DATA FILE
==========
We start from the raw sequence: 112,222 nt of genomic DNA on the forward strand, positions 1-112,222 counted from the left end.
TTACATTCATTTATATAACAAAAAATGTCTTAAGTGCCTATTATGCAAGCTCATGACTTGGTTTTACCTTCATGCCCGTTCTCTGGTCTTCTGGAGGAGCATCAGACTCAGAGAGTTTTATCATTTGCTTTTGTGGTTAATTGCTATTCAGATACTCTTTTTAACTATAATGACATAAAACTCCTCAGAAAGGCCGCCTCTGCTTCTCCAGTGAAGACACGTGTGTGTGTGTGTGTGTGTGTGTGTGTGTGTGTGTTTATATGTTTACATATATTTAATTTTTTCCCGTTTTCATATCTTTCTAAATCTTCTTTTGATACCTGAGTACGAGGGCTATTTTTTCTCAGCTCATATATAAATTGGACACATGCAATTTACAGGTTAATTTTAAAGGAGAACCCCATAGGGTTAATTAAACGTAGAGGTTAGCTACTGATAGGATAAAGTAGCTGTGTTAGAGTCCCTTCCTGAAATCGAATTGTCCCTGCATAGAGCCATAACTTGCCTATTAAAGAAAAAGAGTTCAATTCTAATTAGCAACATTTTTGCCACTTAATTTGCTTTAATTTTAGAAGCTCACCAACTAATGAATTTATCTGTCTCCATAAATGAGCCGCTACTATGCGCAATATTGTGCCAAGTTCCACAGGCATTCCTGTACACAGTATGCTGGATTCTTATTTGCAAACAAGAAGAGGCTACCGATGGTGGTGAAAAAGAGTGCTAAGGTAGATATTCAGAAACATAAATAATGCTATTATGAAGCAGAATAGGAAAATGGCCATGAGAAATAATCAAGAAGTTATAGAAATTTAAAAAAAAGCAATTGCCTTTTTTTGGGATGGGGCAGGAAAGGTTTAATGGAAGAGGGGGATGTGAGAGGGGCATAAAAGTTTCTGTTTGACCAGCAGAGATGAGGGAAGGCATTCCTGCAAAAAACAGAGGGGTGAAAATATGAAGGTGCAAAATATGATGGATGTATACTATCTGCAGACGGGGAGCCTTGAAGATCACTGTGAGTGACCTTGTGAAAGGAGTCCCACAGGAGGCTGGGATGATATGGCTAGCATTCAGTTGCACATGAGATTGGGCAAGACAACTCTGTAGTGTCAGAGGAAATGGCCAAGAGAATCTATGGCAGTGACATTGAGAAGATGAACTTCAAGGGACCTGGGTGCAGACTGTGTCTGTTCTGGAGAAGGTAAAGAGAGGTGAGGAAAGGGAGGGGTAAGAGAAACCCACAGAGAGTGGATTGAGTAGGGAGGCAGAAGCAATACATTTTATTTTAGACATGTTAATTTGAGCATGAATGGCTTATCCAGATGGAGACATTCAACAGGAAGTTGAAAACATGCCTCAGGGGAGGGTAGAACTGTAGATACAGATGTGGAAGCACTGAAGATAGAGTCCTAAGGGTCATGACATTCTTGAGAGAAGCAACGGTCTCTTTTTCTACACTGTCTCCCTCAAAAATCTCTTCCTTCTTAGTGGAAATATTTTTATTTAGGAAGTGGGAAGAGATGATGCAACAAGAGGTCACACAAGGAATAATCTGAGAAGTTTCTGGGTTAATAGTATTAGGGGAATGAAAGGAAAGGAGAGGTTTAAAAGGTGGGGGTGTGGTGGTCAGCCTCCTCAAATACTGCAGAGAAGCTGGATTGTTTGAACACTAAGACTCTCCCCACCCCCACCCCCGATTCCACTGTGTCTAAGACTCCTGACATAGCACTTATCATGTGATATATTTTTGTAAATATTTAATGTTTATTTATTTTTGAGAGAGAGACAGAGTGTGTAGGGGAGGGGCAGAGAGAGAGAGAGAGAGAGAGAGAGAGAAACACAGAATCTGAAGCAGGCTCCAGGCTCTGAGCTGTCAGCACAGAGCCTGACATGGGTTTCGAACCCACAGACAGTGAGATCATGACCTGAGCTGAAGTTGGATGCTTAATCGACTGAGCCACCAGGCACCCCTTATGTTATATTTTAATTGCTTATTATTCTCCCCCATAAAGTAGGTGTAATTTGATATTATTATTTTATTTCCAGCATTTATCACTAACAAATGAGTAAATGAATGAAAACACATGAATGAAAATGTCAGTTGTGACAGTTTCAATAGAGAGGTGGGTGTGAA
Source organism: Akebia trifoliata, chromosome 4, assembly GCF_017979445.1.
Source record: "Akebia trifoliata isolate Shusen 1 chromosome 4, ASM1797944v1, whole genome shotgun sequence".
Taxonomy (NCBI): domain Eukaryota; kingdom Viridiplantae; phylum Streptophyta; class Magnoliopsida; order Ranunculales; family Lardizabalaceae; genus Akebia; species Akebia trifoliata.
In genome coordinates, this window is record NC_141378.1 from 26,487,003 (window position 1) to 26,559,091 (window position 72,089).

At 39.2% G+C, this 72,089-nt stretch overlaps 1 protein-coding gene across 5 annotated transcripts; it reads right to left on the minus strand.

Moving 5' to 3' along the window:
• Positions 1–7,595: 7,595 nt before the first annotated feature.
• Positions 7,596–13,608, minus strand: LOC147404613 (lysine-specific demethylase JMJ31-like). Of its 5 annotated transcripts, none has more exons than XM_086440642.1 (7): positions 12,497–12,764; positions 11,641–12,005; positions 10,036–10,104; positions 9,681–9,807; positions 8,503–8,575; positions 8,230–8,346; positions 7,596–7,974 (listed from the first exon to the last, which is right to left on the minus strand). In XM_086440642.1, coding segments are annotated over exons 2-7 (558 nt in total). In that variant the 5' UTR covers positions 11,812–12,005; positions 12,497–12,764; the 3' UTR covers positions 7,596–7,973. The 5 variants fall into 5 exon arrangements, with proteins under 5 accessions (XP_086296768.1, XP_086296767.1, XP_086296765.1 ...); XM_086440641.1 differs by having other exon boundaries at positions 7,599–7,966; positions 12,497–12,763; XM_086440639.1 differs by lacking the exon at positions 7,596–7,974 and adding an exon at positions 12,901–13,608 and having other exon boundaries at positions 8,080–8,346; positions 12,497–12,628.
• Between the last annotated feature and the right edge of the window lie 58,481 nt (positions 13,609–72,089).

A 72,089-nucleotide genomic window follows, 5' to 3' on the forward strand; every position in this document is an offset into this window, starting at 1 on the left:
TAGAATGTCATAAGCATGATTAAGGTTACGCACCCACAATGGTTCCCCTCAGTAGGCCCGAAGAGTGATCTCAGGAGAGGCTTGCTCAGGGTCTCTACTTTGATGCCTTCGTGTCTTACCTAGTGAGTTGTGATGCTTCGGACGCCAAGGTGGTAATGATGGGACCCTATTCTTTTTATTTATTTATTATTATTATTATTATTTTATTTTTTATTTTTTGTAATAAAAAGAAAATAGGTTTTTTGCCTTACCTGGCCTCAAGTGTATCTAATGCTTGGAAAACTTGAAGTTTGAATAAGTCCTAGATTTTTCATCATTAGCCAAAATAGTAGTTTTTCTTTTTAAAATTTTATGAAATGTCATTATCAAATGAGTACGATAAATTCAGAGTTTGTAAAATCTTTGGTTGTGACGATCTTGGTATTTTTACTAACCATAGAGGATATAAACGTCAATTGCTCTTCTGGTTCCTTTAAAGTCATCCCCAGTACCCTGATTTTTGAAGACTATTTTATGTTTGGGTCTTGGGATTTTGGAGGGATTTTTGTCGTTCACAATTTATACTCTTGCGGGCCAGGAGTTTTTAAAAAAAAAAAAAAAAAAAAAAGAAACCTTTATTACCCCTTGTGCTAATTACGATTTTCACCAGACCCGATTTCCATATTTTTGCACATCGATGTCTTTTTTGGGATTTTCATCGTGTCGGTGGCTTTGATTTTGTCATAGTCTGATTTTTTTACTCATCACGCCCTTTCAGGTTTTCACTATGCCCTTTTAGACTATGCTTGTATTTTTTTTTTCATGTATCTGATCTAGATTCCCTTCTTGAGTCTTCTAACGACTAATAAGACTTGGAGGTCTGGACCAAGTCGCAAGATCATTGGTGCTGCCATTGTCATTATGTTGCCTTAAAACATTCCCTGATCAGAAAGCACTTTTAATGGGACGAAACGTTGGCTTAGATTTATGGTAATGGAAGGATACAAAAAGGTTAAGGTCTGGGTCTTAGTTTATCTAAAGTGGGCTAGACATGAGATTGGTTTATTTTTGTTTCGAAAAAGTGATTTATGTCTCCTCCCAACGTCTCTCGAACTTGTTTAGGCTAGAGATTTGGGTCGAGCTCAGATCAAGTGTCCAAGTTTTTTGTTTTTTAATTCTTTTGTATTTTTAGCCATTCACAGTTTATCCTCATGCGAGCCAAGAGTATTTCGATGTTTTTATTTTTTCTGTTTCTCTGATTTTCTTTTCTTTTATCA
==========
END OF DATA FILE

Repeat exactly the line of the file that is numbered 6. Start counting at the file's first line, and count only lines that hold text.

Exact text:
In genome coordinates, this window is record NC_141378.1 from 26,487,003 (window position 1) to 26,559,091 (window position 72,089).